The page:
Community Court Clerk Darious Scott (L) hands a case file to Community Court Referee Lisa Harris, who will preside over the case. Community Court is a subsidiary of Shelby County Environmental Court. (Rob Brown)
Want to know who's fighting blight around Memphis and how? Are you part of a group that is currently working to improve the look, feel, and safety of your neighborhood?
Log on Tuesday, March 30, from 1:00 p.m. to 2:00 p.m. for "Environmental Court 201."
The event is the second in a series of virtual meetings that provide the public with a chance to learn about environmental court and ask questions of Shelby County Environmental Court
Judge Patrick Dandridge.
The inaugural 101 session took place on January 26. That session covered the basics of how the court works, why the court is important, and who's involved. Watch that 52-minute conversation here
This second session is gear towards connecting with community groups who are already working to reduce blight and code violations, but anyone can attend to learn how the court works with community groups to shape a safer, cleaner, and more beautiful Memphis.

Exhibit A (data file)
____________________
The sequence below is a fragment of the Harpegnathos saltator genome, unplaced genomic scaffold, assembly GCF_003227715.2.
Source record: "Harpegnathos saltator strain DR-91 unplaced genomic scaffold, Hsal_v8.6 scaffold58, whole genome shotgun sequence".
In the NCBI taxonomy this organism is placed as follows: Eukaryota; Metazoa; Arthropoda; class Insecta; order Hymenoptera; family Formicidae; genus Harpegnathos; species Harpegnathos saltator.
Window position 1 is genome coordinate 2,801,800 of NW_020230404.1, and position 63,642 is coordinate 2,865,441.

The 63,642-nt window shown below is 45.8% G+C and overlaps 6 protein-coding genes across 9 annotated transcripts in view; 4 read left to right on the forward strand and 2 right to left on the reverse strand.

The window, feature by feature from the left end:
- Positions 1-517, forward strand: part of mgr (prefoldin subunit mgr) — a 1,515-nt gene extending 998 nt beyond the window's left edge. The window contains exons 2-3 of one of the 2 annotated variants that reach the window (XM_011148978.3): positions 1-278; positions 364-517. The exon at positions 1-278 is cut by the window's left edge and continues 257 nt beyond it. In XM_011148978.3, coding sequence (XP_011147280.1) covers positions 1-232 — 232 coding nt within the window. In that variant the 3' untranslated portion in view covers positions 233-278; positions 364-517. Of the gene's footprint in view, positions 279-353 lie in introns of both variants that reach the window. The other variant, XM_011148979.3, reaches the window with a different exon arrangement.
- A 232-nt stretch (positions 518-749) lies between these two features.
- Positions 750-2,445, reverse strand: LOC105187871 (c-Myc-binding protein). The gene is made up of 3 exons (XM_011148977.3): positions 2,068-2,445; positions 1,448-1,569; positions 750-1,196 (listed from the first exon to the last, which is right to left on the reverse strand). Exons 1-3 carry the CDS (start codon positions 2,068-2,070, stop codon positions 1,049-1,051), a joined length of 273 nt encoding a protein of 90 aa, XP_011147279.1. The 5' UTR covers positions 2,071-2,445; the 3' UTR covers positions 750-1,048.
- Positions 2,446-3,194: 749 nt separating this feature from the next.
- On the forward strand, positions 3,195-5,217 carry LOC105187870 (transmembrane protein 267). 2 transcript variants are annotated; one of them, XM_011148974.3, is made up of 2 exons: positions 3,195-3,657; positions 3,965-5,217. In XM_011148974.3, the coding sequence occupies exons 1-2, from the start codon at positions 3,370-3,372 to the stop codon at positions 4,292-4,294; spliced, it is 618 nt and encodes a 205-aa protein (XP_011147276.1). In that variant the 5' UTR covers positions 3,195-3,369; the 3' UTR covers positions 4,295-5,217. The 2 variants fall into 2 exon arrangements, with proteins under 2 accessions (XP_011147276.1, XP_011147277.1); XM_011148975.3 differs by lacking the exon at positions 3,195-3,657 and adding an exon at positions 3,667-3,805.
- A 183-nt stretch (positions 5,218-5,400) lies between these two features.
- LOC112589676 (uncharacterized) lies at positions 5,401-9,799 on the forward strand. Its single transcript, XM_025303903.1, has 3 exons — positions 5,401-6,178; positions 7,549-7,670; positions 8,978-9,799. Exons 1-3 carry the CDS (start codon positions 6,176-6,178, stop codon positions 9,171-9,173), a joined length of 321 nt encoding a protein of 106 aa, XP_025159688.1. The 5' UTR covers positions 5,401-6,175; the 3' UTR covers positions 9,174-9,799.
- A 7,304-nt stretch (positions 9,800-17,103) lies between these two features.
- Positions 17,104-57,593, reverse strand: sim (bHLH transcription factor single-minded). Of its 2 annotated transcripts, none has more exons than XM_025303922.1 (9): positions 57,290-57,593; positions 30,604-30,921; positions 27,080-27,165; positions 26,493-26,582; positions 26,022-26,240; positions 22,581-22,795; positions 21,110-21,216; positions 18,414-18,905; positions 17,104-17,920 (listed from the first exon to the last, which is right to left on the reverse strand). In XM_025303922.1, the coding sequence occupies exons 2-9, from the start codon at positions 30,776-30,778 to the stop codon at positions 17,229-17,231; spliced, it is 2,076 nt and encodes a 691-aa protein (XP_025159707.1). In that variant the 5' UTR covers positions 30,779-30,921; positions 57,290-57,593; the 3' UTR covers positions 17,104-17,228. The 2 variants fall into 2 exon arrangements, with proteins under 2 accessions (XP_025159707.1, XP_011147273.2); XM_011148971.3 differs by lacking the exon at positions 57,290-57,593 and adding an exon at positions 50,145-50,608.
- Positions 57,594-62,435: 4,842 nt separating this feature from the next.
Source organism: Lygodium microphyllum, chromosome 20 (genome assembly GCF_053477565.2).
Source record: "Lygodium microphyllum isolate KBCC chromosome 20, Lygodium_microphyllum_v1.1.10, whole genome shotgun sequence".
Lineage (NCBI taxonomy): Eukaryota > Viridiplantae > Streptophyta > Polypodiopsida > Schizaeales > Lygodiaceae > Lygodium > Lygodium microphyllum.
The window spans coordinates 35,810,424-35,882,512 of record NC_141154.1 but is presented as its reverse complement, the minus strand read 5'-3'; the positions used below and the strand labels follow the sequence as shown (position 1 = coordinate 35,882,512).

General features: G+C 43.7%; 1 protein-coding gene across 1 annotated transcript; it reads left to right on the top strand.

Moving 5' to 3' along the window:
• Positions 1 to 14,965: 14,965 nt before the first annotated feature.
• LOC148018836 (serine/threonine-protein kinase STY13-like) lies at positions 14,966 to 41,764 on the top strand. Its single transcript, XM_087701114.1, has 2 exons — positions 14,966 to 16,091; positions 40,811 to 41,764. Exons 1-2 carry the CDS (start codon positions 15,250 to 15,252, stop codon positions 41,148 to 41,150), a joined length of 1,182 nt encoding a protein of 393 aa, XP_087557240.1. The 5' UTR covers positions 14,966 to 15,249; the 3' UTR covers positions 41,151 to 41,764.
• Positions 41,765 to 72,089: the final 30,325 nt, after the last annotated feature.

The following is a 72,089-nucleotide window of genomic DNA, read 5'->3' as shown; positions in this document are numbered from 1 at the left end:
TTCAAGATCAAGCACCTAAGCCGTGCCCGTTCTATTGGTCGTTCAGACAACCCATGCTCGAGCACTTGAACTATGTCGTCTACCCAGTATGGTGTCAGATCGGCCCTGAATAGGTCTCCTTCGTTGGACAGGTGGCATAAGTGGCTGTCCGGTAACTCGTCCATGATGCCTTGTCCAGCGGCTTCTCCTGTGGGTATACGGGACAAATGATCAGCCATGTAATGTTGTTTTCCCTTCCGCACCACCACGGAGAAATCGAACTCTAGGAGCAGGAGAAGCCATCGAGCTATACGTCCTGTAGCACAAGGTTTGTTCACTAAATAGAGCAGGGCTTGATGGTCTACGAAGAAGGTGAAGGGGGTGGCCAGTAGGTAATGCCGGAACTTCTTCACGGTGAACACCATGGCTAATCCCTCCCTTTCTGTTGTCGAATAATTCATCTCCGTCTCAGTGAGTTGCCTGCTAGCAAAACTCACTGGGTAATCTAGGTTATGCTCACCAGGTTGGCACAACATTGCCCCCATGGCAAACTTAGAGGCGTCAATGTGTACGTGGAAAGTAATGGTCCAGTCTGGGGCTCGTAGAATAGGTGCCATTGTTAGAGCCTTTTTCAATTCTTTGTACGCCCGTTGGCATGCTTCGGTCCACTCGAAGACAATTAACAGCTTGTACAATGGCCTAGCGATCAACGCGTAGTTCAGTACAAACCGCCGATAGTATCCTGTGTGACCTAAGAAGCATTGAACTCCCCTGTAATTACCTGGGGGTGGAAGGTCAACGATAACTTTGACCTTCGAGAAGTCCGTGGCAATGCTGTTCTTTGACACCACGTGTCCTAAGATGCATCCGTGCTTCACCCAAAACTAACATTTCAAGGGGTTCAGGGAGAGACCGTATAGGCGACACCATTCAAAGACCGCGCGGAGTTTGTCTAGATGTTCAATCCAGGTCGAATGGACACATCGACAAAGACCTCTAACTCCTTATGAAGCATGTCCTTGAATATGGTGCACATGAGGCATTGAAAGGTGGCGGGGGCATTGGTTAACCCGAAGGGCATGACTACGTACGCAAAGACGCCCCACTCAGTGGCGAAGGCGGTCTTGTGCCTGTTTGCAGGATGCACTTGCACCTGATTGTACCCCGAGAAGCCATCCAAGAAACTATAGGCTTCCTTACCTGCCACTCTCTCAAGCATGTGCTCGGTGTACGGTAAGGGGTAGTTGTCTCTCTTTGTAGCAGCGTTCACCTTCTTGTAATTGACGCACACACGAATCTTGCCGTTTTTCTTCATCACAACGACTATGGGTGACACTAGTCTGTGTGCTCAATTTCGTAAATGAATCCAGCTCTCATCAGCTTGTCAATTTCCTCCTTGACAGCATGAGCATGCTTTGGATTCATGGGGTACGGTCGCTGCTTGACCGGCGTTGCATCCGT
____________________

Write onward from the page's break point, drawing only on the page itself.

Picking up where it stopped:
Community groups can submit questions in advance to [email protected]
or ask questions at the event via chat.
The event is free but guests must RSVP here
In 1983, the City of Memphis created the first Shelby County Environmental Court to address violations of its health, fire, building, and zoning codes. The move centralized all ordinance violation cases under one judge, which improved the court's ability to respond to environmental needs.
Related: "Neighborhood Justice: How Memphis' Community Courts are reducing barriers to court appearances"